“It is worthy of note also that the learned trial Judge in considering the issue of res judicata cited and relied on Ihenacho Nwaneri v. Oriuwa & Ors. (1959) 4 FSC 132 and William Ude & Ors. v. Joseph Agu & Ors. (1961) 1 All NLR 65 and, in our view, properly directed his mind to the principle involved when he said:

 

‘For a defence or plea of res judicata to succeed, the parties in the previous action which is pleaded in the present one must be the same, the subject matter must be the same the claim must be the same and the court which pronounced the judgment must be a court of competent jurisdiction.”’

 

With respect to exhibit 3, the trial Judge at page 233 observed: “This has also been clearly shown in the plan exhibit `3′ and from the parties pleadings and the evidence adduced before me, there is no doubt about it that the land- Ifoko Polo Kiri or camp settlement litigated upon is quite different from the land in dispute in the present case which is situated at Ifoko village where the plaintiffs and the defendants now live. In respect of the parties to that case, Chief Taylor John Iboroma, Dick Benson Iboroma, Philip Loand I. Iboroma and Festus O. Long John Iboroma represented Iboroma family as the plaintiffs and Chief Samuel Will Braide, Chief Wells O. Yellowe, Chief Ebenezer M. Braide and Chief Ogi B. Pedro represented other houses of Bakana.”

 

And finally at page 236 of the record the trial Judge said:

 

“The court proceedings in exhibit. “D2” is very irrelevant to the present case. Besides the fact that the plaintiffs are not a party to that case, the evidence of a witness in a previous proceeding can only be used to contradict that witness in another trial and nothing more.”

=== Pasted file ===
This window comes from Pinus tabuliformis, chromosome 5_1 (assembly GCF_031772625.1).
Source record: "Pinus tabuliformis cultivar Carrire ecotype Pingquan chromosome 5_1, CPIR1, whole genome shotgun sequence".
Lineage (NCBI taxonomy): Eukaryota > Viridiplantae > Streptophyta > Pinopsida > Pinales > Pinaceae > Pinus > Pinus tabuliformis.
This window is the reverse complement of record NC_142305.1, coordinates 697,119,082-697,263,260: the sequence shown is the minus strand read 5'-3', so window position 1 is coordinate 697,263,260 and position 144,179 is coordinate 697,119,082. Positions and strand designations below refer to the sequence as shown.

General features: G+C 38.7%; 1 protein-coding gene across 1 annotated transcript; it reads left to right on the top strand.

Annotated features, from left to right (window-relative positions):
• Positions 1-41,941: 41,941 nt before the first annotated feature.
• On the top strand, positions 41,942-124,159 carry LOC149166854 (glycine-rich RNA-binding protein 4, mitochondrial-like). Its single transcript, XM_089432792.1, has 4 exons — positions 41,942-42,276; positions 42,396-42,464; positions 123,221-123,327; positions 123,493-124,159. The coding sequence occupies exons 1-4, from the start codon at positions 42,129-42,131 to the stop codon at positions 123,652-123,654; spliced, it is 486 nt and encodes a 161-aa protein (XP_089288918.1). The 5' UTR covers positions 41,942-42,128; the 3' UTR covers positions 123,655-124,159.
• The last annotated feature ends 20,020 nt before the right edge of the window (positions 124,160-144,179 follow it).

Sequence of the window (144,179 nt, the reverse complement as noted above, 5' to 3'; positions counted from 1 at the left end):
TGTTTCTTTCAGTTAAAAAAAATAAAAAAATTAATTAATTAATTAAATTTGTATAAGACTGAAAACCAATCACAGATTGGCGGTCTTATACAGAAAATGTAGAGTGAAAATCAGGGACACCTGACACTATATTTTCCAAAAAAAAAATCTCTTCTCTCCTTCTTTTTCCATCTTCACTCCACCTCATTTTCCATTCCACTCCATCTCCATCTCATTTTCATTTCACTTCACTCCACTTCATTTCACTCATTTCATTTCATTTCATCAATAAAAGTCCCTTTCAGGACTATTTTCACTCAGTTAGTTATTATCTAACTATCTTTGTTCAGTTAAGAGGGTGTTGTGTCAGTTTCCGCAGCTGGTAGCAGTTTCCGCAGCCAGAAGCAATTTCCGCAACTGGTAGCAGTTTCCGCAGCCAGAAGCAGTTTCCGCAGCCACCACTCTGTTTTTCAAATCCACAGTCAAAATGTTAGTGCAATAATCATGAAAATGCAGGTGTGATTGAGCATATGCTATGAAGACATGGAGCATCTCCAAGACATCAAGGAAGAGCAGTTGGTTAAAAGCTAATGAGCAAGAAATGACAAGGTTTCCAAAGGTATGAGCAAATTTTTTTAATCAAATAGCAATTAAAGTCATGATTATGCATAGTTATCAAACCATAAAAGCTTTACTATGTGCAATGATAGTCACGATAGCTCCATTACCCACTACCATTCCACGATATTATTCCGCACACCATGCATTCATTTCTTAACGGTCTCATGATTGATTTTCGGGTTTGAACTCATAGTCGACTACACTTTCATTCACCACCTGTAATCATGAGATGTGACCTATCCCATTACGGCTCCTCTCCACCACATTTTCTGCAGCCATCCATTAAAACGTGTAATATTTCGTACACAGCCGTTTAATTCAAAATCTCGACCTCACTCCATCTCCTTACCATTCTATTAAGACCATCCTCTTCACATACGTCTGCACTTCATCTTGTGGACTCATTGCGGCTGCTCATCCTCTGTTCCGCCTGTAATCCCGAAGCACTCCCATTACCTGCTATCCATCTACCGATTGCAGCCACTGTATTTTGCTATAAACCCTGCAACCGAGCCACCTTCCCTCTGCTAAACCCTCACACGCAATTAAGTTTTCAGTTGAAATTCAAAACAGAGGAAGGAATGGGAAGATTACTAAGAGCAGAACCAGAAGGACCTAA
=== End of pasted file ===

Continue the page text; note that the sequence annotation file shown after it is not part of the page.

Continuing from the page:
Now, it is necessary preliminarily to expose the relationship between exhibits D2, 2 and 3. This will assist an appreciation of the treatment I shall accord to appellants’ issue No 2 in respect of exhibit 2. Exhibit D2 is the record of proceedings and judgment in suit No. P/3/1957 between Chief Taylor John Iboroma & Ors. against Chief Samuel W. Braide & Ors. On 6th August, 1962, Idigbe J. (as he then was) dismissed the case brought by the plaintiffs. Dissatisfied, the plaintiffs brought an appeal against the judgment by Idigbe, J. On 2414164, the Federal Supreme Court vide exhibit 2 dismissed the appeal. Exhibits 3 is the plan of the land in dispute in the case. Clearly, it is seen that exhibits D2, 2 and 3 about which the appellants have complained in this appeal all emanated from the same suit.

 

The trial Judge having held that the subject-matter of suit No. P/3/1957 and the parties were not the same as in the current case should not have used exhibit 3 which emanated from the same suit No. P/3/1957 as evidence in the current suit.

 

The appellants have not asked this court to determine whether or not the court below was correct in upholding the finding by the trial court that exhibits D2 and 2 could not found estoppel per rein judicatam. Rather, the complaint of the appellants is that the court below had not considered the issue submitted to it that the trial court improperly held that exhibits D2 and 2 were inadmissible.